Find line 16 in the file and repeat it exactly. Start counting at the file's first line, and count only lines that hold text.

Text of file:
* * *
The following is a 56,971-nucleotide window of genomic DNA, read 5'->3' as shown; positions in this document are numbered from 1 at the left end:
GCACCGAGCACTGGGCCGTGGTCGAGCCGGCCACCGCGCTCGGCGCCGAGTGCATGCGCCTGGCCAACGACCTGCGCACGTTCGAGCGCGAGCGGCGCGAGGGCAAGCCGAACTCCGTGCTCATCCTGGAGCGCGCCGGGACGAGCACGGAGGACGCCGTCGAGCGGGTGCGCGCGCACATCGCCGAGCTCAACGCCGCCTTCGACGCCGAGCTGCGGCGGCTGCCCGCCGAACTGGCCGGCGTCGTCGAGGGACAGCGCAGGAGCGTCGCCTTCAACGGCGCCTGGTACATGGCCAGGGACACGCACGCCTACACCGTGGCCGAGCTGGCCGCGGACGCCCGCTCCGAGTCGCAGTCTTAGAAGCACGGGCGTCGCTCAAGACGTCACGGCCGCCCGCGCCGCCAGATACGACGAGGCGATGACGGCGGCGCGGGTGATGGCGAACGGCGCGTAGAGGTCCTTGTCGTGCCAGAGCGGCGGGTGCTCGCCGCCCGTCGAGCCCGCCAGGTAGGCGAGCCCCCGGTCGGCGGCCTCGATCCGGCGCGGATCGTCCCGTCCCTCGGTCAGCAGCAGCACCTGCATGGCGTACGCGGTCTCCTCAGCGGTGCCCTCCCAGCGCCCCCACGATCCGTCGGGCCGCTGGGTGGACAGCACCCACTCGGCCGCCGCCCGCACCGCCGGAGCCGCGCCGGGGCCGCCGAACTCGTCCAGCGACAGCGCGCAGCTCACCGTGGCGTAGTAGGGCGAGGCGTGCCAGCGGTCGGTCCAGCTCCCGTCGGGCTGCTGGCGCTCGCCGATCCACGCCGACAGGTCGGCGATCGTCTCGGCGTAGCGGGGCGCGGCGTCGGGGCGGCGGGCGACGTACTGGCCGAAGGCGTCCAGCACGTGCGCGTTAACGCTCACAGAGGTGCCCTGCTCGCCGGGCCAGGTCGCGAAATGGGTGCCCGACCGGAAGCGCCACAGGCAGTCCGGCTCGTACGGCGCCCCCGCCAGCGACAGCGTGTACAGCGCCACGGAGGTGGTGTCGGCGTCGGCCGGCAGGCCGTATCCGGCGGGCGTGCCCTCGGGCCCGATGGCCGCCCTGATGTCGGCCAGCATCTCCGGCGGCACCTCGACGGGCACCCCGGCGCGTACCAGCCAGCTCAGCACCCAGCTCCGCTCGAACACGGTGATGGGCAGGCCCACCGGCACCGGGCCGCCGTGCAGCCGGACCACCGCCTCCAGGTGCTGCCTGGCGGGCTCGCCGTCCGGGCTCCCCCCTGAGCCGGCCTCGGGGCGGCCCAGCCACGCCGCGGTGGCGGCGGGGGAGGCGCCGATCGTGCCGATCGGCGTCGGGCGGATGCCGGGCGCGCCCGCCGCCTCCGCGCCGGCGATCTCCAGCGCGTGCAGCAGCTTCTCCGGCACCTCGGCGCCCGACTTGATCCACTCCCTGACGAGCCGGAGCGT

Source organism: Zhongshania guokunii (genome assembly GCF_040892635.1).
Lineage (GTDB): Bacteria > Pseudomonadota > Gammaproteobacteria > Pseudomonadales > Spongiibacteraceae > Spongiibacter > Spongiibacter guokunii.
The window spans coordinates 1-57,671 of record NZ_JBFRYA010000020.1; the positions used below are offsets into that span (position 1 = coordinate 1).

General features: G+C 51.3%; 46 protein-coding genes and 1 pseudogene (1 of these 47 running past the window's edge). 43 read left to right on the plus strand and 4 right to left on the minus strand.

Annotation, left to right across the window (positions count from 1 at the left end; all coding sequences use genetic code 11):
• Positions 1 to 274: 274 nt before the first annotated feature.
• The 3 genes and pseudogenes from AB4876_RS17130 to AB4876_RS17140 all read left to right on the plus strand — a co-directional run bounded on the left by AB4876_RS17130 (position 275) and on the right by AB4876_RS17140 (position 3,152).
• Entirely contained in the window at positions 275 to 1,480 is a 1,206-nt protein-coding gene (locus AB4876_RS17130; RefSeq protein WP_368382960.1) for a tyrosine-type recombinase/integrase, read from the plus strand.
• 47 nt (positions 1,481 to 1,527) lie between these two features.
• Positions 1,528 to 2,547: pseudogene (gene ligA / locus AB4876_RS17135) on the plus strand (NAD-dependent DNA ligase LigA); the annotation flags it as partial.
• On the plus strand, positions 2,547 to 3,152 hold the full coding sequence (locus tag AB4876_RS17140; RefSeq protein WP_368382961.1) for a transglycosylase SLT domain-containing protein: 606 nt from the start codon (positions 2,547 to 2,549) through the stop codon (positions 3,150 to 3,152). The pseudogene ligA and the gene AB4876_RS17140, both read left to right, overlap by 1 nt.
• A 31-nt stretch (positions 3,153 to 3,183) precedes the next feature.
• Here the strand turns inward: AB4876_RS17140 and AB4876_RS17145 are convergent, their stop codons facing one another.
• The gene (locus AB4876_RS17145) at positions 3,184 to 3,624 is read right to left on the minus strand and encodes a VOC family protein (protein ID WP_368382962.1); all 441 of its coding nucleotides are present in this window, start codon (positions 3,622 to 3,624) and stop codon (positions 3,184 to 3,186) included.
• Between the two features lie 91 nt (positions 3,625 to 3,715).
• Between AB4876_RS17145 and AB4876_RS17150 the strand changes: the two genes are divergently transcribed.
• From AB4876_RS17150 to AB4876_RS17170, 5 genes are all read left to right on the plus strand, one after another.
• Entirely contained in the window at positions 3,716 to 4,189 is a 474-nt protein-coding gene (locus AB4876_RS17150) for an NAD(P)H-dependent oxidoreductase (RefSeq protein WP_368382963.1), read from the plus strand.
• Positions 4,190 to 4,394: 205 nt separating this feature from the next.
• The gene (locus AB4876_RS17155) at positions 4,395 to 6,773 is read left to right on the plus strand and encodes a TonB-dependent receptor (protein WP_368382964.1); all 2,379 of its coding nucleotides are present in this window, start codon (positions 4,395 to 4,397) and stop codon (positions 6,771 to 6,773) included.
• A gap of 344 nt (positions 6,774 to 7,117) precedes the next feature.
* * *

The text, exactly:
• The gene (locus AB4876_RS17145) at positions 3,184 to 3,624 is read right to left on the minus strand and encodes a VOC family protein (protein ID WP_368382962.1); all 441 of its coding nucleotides are present in this window, start codon (positions 3,622 to 3,624) and stop codon (positions 3,184 to 3,186) included.